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2022-2023 Ski Patrol 

Service and Safety

Follow us on  Instagram - @mt_ashland_ski_patrol

Our Purpose


The Mt. Ashland Ski Patrol provides Mt. Ashland Ski Area with a dedicated, well-trained rescue and first aid organization. We serve the Mt. Ashland skiing public through rescue and first aid treatment of guests needing assistance. The Ski Patrol promotes and demonstrates skier awareness, mountain safety, and accident prevention.


Our Services

The services that Mt. Ashland Ski Patrol provides include;

  • Promoting safe skiing and accident prevention on Mt. Ashland.

  • First aid, rescue, and over the snow transport for any guest requiring these services.

  • A trail maintenance, closure, and signage program for Mt. Ashland’s permit area.

  • A boundary maintenance and signage program for Mt. Ashland’s permit area.

  • Emergency evacuation of chairlifts.

  • Search and Rescue assistance within and outside of Mt. Ashland’s boundaries.

  • Supporting a continuing and effective program of avalanche mitigation, rescue, and awareness.

  • Maintaining and operating a Ski Patrol radio communication system within the Ski Area.

  • Operation and maintenance of rescue equipment and Patrol/First Aid Room facilities.

  • Conducting training programs to maintain competent Patrol personnel.


The Mt. Ashland Ski Patrol is a member Patrol of the National Ski Patrol (NSP). All Patrollers are members of NSP. Mt. Ashland Ski Patrol also maintains membership with the Association of Professional Patrollers (APP) as a Certified Patrol.

Our Supporting Organizations

The Mt. Ashland Ski Patrol is a member Patrol of the National Ski Patrol (NSP). All Patrollers are members of NSP. Mt. Ashland Ski Patrol also maintains membership with the Association of Professional Patrollers (APP) as a Certified Patrol.

Our History

Rogue Snowmen

In the 1950’s you could join the Rogue Snowmen Ski Club for $5.  This entitled you to use the portable rope tow each weekend.  The Snowmen would set up the rope tow, according to Barbara Hanel, “wherever it looked like there might be snow for the weekend.”  Barbara was a PE teacher and met her husband, Jack, skiing in Lakeview, Oregon on an electric rope tow.  Eventually she and Jack moved to Southern Oregon where they became active in the Rogue Snowmen and members of the community that eventually created Mt Ashland.  Jack was one of the founding members of the Ski Patrol. Barbara explained, “We were a family then.  We never had a ski area that was our own.  Mt Ashland was ours.  Not personally but we took personal responsibility for it.”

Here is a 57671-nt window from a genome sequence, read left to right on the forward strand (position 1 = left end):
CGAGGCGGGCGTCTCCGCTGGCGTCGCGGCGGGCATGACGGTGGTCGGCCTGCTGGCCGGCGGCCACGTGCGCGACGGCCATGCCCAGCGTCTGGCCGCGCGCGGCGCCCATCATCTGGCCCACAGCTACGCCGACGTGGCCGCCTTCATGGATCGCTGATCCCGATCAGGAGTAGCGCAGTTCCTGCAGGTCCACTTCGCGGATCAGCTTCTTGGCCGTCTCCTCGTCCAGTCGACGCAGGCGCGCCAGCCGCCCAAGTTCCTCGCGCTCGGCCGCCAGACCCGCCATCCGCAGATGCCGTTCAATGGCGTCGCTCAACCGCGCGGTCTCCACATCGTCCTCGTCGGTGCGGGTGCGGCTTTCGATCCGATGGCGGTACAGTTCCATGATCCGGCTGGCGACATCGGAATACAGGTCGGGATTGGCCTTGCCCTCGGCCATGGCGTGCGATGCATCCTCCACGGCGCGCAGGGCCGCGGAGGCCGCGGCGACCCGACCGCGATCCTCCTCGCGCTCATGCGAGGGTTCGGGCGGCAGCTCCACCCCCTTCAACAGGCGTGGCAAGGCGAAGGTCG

Southern Oregon State College

At about the same time the Rogue Snowmen were setting up their portable rope tow in the Southern Oregon mountains, Dan Bulkley started offering ski classes at Southern Oregon State College in Ashland.


When I came here I was in the PE department and I thought with snow this close we ought to have skiing at the college, so I started that.  I got the college to buy 12 pairs of boots and 12 pairs of skis.  Most of the kids didn’t have skis in those days so whoever could fit the boots could get in my class.  I’d have two classes in the afternoons with maybe a half hour in between the classes so those who needed boots could switch boots and skis with the kids just coming out of class.  Then they would get in the class.  I did that for 12 years, starting about 1950.  Wooden skis, no edges, and soft leather boots.  We set up the rope tow near the summit.  It was a meadow to the side of where the freeway is now.


Bulkley offered college ski classes in the early 1960’s while Mt Ashland was preparing to open. 

Mt. Ashland Opens

Mt Ashland installed a t-bar when it opened in the winter of ’63-’64 but Bulkley continued to run the classes for two more years: “but by then they were getting pretty organized on the mountain so I turned all the classes over to them.” Eventually, Bulkley had over 500 students in the ski classes:


A lot of kids came to Southern Oregon to college because the word got around that they could take skiing for PE and get credit for it.  We had a real good deal.  They got a lot of skiing in before and after their class, so it had a good reputation as a place to ski and get credit and it only cost them $50 a term to take the class and ski all day. We had a real good thing going there.

In addition to offering ski classes, Bulkley sponsored the Mountain Club and started the Skiesta at Mt Ashland.  Bulkley explained that he took what he called the college’s ski team with “our princesses and representatives” to Mt Hood for Portland State’s Skiesta:


The Rogue Snowmen and the students taking Dan Bulkley’s college skiing classes were among the original pioneers of Mt Ashland and the Ski Patrol.  Bob Matthews, the owner of Rogue Ski Shop and a long-time supporter of Mt Ashland, explained the Rogue Snowmen were a “bunch of dreamers” who eventually created Mt Ashland. 

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